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Posts Tagged ‘Adirondack Mountains’

See you at Depot Theatre Tommorrow

In Daily Munge, Monologues, What's the story? on August 2, 2011 at 8:52 am
Rosslyn boathouse, Essex, NY

Rosslyn boathouse, Essex, NY

Adirondack storyteller and writer, George Davis, needs you to help him kill a few stories on Wednesday, August 3 at The Depot Theatre in Westport, NY. Prepare for a pell-mell parade of vignettes, monologues and readings ranging from a wader-wearing Amazon named Rosslyn to a perennially pickled bathtub yachtsman… This solo performance pokes fun at the idiosyncrasies (and absurdities) of renovation, marriage and North Country life while inviting the audience to participate in editing a memoir… “Along the way I collected too many stories to fit in one book. The audience will help me decide which stories live. And which stories die. Basically, I’m asking otherwise compassionate, peaceful people to commit story-cide… It’s quite a unique opportunity!” (Adirondack Almanack)

I’m almost ready to redact Rosslyn Redux tomorrow night in Westport. Still playing with timing, transitions, and trimming. Always room to cut it shorter, shorter, shorter. If you come, you can help by “gong” editing… What? I guess you’ll have to come to see what I mean…

When I step onto the boards at the Depot Theatre tomorrow night, it will mark the first time that I’ve shared any of the material from the Rosslyn Redux manuscript, much less asked my readers to help me figure out what direction the final draft should take. Of course, much of what I’m reading will not make it into the final draft, and some of the vignettes aren’t even in the manuscript, instead created specifically for the performance. Suffice to say, this is an experiment, inviting readers and audience into the creative process, into the revision and redaction process. It could get very messy… Or it could be wildly successful. I’m gambling on the latter. In either case, I can’t wait to see how it turns out!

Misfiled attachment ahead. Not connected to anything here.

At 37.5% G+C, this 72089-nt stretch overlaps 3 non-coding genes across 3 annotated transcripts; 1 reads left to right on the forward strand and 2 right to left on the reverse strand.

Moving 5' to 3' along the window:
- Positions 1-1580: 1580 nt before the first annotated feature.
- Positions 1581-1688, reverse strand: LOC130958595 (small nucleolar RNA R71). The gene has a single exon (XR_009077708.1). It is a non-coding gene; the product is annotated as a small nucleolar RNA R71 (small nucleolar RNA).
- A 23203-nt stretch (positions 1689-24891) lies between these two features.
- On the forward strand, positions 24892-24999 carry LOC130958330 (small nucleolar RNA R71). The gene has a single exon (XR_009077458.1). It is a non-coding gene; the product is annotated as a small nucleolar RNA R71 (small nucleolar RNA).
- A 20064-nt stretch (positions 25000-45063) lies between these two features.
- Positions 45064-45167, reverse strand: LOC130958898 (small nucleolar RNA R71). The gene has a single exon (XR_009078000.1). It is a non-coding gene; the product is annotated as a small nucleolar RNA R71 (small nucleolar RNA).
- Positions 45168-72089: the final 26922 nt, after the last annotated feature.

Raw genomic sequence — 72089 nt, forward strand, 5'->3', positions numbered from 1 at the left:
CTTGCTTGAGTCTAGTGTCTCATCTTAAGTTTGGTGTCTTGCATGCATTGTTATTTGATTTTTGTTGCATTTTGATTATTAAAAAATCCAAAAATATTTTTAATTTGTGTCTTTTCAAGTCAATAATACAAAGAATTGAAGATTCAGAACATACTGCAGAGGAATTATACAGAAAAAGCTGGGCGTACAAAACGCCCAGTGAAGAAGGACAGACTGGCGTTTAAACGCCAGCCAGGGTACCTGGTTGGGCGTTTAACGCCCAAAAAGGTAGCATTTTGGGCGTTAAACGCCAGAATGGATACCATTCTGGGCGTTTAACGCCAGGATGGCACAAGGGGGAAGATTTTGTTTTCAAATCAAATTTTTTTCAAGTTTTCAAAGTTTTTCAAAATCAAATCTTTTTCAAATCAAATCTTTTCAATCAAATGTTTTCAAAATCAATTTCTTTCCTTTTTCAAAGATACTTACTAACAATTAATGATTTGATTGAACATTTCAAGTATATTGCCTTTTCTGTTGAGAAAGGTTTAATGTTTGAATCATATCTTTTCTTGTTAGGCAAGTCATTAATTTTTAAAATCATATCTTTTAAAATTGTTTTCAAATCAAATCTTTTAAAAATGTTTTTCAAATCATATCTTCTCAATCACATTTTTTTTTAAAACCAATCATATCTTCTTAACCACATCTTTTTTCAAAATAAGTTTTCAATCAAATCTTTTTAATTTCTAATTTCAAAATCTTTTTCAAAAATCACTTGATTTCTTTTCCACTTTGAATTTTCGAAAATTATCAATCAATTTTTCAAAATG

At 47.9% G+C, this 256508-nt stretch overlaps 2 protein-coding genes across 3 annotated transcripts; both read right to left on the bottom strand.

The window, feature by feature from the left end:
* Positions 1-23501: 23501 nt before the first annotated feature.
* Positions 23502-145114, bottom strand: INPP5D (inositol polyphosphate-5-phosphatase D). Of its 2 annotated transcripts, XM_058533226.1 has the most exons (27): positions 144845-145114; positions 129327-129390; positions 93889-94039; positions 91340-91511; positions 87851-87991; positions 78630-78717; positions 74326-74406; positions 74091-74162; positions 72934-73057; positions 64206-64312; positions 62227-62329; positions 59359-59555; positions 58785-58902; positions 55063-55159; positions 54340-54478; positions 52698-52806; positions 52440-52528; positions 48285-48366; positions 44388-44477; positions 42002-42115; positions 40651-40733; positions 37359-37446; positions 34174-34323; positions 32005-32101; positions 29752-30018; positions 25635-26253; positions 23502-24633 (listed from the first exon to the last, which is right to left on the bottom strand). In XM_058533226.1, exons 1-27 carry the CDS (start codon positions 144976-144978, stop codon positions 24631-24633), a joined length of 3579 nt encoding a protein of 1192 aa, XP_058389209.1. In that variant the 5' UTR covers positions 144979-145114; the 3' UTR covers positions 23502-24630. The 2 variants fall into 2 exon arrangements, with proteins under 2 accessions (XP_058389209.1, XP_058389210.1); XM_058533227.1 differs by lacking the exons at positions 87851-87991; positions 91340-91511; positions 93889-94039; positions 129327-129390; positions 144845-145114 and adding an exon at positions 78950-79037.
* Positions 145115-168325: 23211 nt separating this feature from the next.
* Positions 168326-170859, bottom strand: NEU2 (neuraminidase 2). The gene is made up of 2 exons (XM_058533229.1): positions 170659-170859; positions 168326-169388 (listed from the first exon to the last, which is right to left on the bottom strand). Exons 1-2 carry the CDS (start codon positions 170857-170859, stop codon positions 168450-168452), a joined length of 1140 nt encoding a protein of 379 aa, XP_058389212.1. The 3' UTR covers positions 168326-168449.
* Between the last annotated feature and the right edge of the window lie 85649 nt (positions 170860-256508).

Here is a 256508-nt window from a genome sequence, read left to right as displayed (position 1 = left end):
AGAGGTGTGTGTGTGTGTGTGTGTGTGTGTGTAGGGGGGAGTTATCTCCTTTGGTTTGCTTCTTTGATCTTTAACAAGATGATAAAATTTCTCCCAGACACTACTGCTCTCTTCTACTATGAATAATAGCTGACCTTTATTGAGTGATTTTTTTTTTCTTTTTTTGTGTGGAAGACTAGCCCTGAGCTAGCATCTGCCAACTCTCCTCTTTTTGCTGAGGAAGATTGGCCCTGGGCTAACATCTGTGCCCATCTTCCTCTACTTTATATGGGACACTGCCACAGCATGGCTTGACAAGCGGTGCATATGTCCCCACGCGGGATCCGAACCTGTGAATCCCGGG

An exuberant Adirondack bear hug to the good folks at Adirondack Almanack for posting “Storyteller, Writer George Davis at Depot Theatre August 3“.

Update: I’ve just received some dapper Rosslyn Redux embroidered caps that will find their way onto the pates of some participants, and a stack of gift certificates to the finest dining establishments in Essex sit on my desk beside me. Participants will be entered into a drawing for caps, gift certificates and one-day-some-day books!

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Totally, unabashedly, irreversibly seduced

In Adirondacks, Boathouse, Carriage Barn, Daily Munge, Historic Essex, House, Ice House, Lake Champlain, Renovation & Rehabilitation on July 19, 2011 at 5:56 pm

Today’s question from Al Katkowsky‘s Question of the Day book was the perfect invitation to reflect on Rosslyn Redux, the “big picture”!

What should you definitely not have done that turned out okay anyway?

In the summer of 2006 I definitely should not have purchased a dilapidated, almost two hundred year old house in Essex, New York. Definitely not. Not if I wanted to stay sane, solvent or married. Not if I wanted to do anything else in my life except for renovating, babysitting contractors, and nurturing this handsome old house back to life…

But I was totally, unabashedly, irreversibly seduced by Rosslyn, a sagging-but-still-stately, almost two century year old property on the Adirondack shores of Lake Champlain. My new bride and I swapped Manhattan for North Country bliss.

Our plan? Renovate a home. Grow a garden. Plant an orchard. Raise a dog. Swim, sail, ski, hike, bike and live happily ever after.

Or not…

Over a hundred carpenters, tradesmen and artisans later; over four times our budget and planned timeline later; and over countless marriage-testing misadventures later we finally finished our renovation. In time for the biggest flood in over two centuries to swamp our boathouse and waterfront for two months…

We should definitely not have undertaken this wildly ambitious project. But we did. And it turned out okay anyway. So far!

Check out RosslynRedux.com for a vicarious plunge into the idiosyncrasies (and absurdities) of our renovation, marriage and North Country life.

Crooning to the Adirondack Sunset

In Adirondacks, Daily Munge, History & Heritage, What's the story?, Where's Rosslyn? on June 23, 2011 at 2:31 pm

“Martin Sexton croons to the Adirondack sunset,” reads the minimalist description for this beautiful video. Another video for Martin Sexton’s Over My Head reads, “Martin Sexton sings before the sunrise over Loon Lake, Adirondack Mountains.” Somewhat dissimilar but soulful songs sung in a similar setting. I’m guessing that both videos were recorded on Loon Lake.